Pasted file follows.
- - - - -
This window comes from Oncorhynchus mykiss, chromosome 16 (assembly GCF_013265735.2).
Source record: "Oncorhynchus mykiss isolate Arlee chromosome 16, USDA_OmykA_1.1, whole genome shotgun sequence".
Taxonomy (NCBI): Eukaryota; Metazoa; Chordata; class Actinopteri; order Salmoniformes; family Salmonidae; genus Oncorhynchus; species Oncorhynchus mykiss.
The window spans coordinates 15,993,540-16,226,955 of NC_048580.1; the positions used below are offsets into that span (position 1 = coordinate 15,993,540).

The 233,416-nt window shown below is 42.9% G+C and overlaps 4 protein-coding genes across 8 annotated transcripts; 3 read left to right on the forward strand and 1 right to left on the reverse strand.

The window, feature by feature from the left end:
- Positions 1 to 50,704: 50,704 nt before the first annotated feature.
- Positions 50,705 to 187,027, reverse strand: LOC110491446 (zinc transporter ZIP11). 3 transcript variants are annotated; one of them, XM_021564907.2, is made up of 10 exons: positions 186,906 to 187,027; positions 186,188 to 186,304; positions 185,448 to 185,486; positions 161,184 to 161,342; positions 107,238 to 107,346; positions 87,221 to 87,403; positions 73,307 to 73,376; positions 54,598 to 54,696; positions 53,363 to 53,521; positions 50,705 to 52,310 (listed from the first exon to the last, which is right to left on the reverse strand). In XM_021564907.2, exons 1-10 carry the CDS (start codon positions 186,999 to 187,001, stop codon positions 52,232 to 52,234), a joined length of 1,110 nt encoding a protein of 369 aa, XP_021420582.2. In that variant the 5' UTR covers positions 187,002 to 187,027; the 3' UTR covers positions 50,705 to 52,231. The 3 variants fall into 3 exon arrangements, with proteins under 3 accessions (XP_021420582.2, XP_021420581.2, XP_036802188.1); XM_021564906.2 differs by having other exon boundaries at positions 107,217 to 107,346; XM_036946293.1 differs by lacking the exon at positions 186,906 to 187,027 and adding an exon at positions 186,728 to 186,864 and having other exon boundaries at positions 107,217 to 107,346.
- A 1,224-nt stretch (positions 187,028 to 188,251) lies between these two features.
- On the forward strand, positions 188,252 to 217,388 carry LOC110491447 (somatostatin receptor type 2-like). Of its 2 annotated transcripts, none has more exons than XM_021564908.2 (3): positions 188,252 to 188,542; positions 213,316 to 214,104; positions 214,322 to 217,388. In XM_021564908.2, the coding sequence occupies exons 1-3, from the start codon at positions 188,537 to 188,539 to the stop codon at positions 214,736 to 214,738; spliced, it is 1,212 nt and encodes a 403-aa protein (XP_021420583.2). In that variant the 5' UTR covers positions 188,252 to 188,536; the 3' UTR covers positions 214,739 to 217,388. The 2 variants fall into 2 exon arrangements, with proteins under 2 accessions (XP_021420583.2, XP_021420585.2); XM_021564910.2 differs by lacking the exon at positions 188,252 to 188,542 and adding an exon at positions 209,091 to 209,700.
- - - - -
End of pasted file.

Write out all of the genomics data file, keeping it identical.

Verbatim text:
This window comes from Oncorhynchus mykiss, chromosome 16 (assembly GCF_013265735.2).
Source record: "Oncorhynchus mykiss isolate Arlee chromosome 16, USDA_OmykA_1.1, whole genome shotgun sequence".
Taxonomy (NCBI): Eukaryota; Metazoa; Chordata; class Actinopteri; order Salmoniformes; family Salmonidae; genus Oncorhynchus; species Oncorhynchus mykiss.
The window spans coordinates 15,993,540-16,226,955 of NC_048580.1; the positions used below are offsets into that span (position 1 = coordinate 15,993,540).

The 233,416-nt window shown below is 42.9% G+C and overlaps 4 protein-coding genes across 8 annotated transcripts; 3 read left to right on the forward strand and 1 right to left on the reverse strand.

The window, feature by feature from the left end:
- Positions 1 to 50,704: 50,704 nt before the first annotated feature.
- Positions 50,705 to 187,027, reverse strand: LOC110491446 (zinc transporter ZIP11). 3 transcript variants are annotated; one of them, XM_021564907.2, is made up of 10 exons: positions 186,906 to 187,027; positions 186,188 to 186,304; positions 185,448 to 185,486; positions 161,184 to 161,342; positions 107,238 to 107,346; positions 87,221 to 87,403; positions 73,307 to 73,376; positions 54,598 to 54,696; positions 53,363 to 53,521; positions 50,705 to 52,310 (listed from the first exon to the last, which is right to left on the reverse strand). In XM_021564907.2, exons 1-10 carry the CDS (start codon positions 186,999 to 187,001, stop codon positions 52,232 to 52,234), a joined length of 1,110 nt encoding a protein of 369 aa, XP_021420582.2. In that variant the 5' UTR covers positions 187,002 to 187,027; the 3' UTR covers positions 50,705 to 52,231. The 3 variants fall into 3 exon arrangements, with proteins under 3 accessions (XP_021420582.2, XP_021420581.2, XP_036802188.1); XM_021564906.2 differs by having other exon boundaries at positions 107,217 to 107,346; XM_036946293.1 differs by lacking the exon at positions 186,906 to 187,027 and adding an exon at positions 186,728 to 186,864 and having other exon boundaries at positions 107,217 to 107,346.
- A 1,224-nt stretch (positions 187,028 to 188,251) lies between these two features.
- On the forward strand, positions 188,252 to 217,388 carry LOC110491447 (somatostatin receptor type 2-like). Of its 2 annotated transcripts, none has more exons than XM_021564908.2 (3): positions 188,252 to 188,542; positions 213,316 to 214,104; positions 214,322 to 217,388. In XM_021564908.2, the coding sequence occupies exons 1-3, from the start codon at positions 188,537 to 188,539 to the stop codon at positions 214,736 to 214,738; spliced, it is 1,212 nt and encodes a 403-aa protein (XP_021420583.2). In that variant the 5' UTR covers positions 188,252 to 188,536; the 3' UTR covers positions 214,739 to 217,388. The 2 variants fall into 2 exon arrangements, with proteins under 2 accessions (XP_021420583.2, XP_021420585.2); XM_021564910.2 differs by lacking the exon at positions 188,252 to 188,542 and adding an exon at positions 209,091 to 209,700.